Ending Workplace Immigration Raids Ensures Record Border Surge Will Continue

Ending Workplace Immigration Raids Ensures Record Border Surge Will Continue

Despite excuses about targeting employers or the need for more workers, Biden’s decision makes it clear that the administration has stopped enforcing immigration laws.
Jonathan S. Tobin
By

Since January, the Biden administration has occasionally pretended to try to slow the record-breaking surge of illegal immigrants across the U.S. southern border. Both President Joe Biden and Vice President Kamala Harris (the person who is allegedly in charge of the government’s response to a crisis that no one in the administration will call a crisis) have urged any Central Americans planning to illegally cross into the United States to stay home.

Those tepid appeals have been drowned out, however, by the president halting the border wall, limiting the government’s ability to stop, arrest, or deport illegally present foreign citizens, and demonizing those charged with enforcing the laws. The result has been an increase in illegal immigration since the November election, when Biden pledged to overturn former President Donald Trump’s efforts to try to solve the problem.

The surge has now grown to a point the numbers of those arrested trying to cross the border is at an all-time high. More than 1.7 million illegal border crossers were arrested in the fiscal year that ended in September, with the number spiking under Biden’s presidency. More than 200,000 migrants were detected during the sweltering summer months of July and August, when the flow of illegal crossers usually slows because the dangers of the crossing are worse.

While those numbers partly reflect the large number of crossers sent back who keep trying to get into the United States until they succeed, they don’t include the enormous numbers of those who evade the beleaguered Border Patrol officers. Officials estimate that number at approximately 1,000 a day, and some experts estimate it’s closer to 2,000 per day.

Biden Doubles Down on Ignoring the Law

Rather than respond to these staggering statistics with measures that would disabuse potential border crossers of their hopes of a path to U.S. citizenship, as promised by Democrats, the Biden administration is doubling down on efforts to ensure the laws are not enforced. That was made clear earlier this month when the administration announced federal authorities would no longer be conducting worksite raids at places illegal immigrants are suspected to be employed.

The leftist press commonly describes the raids as a heartless tactic in stories sympathetically portraying those illegally working at factories and other large businesses as victims. But they have not only led to arrests of illegal immigrants but have also often revealed their exploitation from employers who treat them poorly without any fear of being reported.

Homeland Security Secretary Alejandro Mayorkas justified the halt in the raids by saying that the U.S. government would instead focus on efforts to find and punish “unscrupulous employers.” Yes, the government should hold accountable employers who hire and then abuse illegals. But prosecuting employers is easier said than done because it’s difficult to prove they knew the documents their “undocumented” workers used were fake.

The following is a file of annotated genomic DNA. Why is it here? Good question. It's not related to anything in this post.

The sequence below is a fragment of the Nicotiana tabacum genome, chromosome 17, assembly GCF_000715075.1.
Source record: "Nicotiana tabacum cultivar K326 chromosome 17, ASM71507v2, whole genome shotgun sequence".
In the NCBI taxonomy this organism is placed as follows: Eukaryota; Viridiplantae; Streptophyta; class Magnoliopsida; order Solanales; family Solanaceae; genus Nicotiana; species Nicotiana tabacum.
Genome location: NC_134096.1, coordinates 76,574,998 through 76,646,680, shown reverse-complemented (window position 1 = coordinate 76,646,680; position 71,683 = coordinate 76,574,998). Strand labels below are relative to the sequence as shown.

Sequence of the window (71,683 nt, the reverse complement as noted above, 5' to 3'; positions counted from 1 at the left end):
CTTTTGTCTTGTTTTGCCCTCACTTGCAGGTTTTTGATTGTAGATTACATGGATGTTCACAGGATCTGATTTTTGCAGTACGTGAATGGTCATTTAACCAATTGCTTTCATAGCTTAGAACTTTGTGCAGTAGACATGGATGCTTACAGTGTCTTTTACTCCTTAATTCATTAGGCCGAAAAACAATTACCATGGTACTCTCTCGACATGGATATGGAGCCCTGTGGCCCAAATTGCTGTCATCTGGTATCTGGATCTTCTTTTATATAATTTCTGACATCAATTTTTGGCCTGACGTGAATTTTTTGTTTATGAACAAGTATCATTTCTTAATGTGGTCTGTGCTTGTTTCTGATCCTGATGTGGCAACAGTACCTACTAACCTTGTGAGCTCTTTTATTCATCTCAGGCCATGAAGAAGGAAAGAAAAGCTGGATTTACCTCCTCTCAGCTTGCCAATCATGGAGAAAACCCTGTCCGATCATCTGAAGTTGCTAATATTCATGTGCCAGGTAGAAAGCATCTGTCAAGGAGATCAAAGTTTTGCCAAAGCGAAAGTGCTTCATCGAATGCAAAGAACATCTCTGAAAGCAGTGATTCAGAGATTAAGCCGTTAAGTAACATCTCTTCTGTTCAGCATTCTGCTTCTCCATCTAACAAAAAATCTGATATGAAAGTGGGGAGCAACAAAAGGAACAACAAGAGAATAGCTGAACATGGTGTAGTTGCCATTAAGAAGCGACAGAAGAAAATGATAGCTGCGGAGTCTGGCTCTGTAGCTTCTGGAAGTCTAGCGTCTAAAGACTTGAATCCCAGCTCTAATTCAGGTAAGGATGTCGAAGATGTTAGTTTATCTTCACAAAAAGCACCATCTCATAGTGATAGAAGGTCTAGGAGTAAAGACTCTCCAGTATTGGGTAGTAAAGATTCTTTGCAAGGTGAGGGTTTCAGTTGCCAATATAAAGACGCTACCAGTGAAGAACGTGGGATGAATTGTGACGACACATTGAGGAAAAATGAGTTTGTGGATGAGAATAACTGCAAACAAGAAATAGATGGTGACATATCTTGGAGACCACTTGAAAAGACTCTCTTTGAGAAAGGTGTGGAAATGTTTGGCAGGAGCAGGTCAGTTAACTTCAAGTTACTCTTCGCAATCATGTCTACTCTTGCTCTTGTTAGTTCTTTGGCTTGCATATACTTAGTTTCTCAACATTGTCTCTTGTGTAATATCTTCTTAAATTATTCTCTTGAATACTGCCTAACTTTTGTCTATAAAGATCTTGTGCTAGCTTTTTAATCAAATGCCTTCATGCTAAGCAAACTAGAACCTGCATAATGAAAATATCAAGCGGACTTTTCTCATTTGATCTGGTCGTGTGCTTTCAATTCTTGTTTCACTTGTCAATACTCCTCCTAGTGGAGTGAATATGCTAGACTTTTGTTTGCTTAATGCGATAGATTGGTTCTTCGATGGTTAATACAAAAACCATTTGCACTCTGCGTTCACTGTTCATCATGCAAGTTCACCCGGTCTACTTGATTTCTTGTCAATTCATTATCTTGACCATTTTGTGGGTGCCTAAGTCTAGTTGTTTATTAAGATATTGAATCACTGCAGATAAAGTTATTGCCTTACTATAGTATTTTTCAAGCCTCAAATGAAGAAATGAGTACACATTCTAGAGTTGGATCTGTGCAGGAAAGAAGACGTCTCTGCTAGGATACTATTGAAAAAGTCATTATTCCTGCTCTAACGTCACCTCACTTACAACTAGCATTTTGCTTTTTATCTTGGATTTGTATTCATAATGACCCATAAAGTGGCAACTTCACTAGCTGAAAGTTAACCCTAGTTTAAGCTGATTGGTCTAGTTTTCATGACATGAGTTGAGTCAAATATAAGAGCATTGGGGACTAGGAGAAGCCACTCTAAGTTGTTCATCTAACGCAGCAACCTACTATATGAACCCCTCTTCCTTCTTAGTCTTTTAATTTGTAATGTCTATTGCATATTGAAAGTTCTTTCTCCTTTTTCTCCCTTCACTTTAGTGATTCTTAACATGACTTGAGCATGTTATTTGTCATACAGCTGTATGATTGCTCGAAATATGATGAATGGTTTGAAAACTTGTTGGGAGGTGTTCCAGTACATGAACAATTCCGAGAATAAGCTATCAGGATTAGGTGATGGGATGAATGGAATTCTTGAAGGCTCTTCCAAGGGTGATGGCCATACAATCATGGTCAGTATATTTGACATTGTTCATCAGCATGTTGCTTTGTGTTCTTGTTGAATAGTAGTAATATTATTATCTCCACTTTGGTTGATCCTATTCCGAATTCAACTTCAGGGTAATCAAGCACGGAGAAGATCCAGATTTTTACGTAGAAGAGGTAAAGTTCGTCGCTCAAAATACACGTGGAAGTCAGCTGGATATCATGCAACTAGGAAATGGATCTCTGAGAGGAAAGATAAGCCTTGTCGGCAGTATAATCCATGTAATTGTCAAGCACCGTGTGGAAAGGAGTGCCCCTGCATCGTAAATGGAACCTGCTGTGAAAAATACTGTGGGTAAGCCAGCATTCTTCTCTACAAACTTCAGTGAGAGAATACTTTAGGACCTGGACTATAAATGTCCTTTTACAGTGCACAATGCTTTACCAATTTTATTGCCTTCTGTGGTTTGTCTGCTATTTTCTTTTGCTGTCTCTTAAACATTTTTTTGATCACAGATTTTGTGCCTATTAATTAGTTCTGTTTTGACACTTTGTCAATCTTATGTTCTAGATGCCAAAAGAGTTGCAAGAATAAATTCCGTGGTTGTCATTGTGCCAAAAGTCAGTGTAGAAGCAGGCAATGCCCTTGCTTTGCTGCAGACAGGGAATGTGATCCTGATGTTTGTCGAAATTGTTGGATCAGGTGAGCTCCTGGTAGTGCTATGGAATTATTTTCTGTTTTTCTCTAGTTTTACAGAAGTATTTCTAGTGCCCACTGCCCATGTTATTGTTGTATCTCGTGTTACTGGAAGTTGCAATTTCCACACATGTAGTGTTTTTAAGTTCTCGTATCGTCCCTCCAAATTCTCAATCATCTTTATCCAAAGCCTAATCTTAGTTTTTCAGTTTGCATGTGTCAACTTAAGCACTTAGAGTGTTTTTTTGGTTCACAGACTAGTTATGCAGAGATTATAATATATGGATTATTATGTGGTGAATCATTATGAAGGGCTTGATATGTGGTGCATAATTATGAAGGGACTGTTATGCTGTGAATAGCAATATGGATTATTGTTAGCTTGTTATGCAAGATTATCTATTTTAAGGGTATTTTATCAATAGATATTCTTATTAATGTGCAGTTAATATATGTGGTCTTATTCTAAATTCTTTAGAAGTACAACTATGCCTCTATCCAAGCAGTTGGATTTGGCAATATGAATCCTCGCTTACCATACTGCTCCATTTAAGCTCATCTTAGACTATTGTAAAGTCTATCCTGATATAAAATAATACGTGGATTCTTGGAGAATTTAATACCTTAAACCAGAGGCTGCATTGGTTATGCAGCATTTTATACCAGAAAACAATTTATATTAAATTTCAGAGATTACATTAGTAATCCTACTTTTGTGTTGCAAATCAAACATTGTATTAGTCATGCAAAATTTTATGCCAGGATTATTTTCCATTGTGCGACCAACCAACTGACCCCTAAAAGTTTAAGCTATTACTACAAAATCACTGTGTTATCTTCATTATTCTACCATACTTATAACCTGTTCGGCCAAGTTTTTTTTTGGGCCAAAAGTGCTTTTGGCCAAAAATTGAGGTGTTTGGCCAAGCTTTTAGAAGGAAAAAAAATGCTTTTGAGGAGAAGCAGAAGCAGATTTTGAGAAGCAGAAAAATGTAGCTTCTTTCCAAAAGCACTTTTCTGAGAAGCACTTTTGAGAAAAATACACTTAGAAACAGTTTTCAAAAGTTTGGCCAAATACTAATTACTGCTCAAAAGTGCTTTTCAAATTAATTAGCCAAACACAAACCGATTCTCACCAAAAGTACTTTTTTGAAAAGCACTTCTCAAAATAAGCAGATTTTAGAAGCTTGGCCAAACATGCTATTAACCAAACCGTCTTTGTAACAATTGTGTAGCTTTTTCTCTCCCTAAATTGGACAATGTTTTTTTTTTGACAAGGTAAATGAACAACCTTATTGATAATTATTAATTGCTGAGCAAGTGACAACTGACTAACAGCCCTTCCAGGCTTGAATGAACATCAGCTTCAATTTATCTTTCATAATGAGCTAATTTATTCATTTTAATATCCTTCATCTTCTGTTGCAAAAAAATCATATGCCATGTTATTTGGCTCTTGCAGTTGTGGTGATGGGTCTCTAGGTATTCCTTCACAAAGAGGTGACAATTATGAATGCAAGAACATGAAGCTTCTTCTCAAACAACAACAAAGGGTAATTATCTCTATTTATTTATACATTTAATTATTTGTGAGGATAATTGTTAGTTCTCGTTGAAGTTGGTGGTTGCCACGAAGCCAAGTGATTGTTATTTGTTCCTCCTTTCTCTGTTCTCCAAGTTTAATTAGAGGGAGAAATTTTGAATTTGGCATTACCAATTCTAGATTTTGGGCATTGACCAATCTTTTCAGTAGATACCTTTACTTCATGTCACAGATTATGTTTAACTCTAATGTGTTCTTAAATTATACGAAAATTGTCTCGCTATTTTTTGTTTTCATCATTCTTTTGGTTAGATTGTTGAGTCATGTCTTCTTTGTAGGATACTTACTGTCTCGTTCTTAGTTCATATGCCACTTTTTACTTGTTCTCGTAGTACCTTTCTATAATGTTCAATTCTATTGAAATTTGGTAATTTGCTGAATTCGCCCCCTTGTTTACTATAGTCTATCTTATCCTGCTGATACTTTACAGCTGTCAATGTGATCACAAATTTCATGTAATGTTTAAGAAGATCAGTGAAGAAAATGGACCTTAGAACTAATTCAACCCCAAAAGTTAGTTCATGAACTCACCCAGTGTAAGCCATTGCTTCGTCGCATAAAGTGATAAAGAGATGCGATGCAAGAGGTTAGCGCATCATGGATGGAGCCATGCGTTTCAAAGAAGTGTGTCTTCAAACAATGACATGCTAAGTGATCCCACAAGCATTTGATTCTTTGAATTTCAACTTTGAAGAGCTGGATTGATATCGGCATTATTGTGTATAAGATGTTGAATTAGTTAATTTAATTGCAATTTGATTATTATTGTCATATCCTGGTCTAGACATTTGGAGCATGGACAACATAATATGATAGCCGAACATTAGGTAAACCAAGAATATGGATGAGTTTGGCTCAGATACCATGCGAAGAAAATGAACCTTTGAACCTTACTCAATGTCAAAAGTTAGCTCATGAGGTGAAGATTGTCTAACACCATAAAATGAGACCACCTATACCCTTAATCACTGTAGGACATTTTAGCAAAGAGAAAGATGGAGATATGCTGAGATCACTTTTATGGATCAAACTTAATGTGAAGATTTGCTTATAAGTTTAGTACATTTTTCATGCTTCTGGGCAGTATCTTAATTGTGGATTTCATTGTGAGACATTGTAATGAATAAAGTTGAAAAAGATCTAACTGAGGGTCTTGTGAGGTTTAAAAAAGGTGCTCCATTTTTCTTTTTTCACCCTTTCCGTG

Flawed Argument against Workplace Raids

While advocates for ignoring U.S. immigration laws claim the prospect of workplace raids deters those who are being exploited from reporting their plight to authorities, that is a farcical notion. While no one likes being abused, these workers’ understandable calculation is that they are better off being paid below the minimum wage without benefits in dangerous conditions than either not working or going back to their countries of origin.

Claiming that removing the threat of the raids will make it more likely that illegal workers turn in their employers is both illogical and disingenuous. A better explanation for the administration’s decision is a desire to avoid decreasing the workforce at a time the government’s Covid stimulus and unemployment policies have reduced incentives for citizens to go back to work, especially in unskilled jobs.

The virtues of sacrificing the rule of law for the sake of an economy that the government’s pandemic policies has crippled can be debated, but the signal this measure sends to potential illegal U.S. entrants can’t be mistaken. It’s not just that Biden and Democrats have promised amnesty and made it easier for foreign citizens to stay in the country, as well as to spirit them away from the scrutiny at the border, as The New York Post reported. Ending the raids also tells them that once they establish themselves inside the United States, they no longer have to fear being arrested at work, the place where it is easiest for law enforcement to find them.

In 2018 a Yale University study estimated the actual number of illegal immigrants living in the United States could be double or more the dubious 11 million figure commonly cited in the press. At the current rate of border captures and evasions, it may now be far higher.

The administration’s commitment to step-by-step dismantling the infrastructure of immigration enforcement is no longer in question. Neither is the most important question whether Chris Magnus, Biden’s nominee to head the U.S. Customs and Border Protection agency, will call the situation at the border a “crisis.” The question is whether the renewed surge of illegal immigrants that is likely to continue through the fall and winter will further overwhelm border communities and thereby cause serious political consequences for Democrats.

Jonathan S. Tobin is a senior contributor to The Federalist, editor in chief of JNS.org, and a columnist for the New York Post. Follow him on Twitter at @jonathans_tobin.

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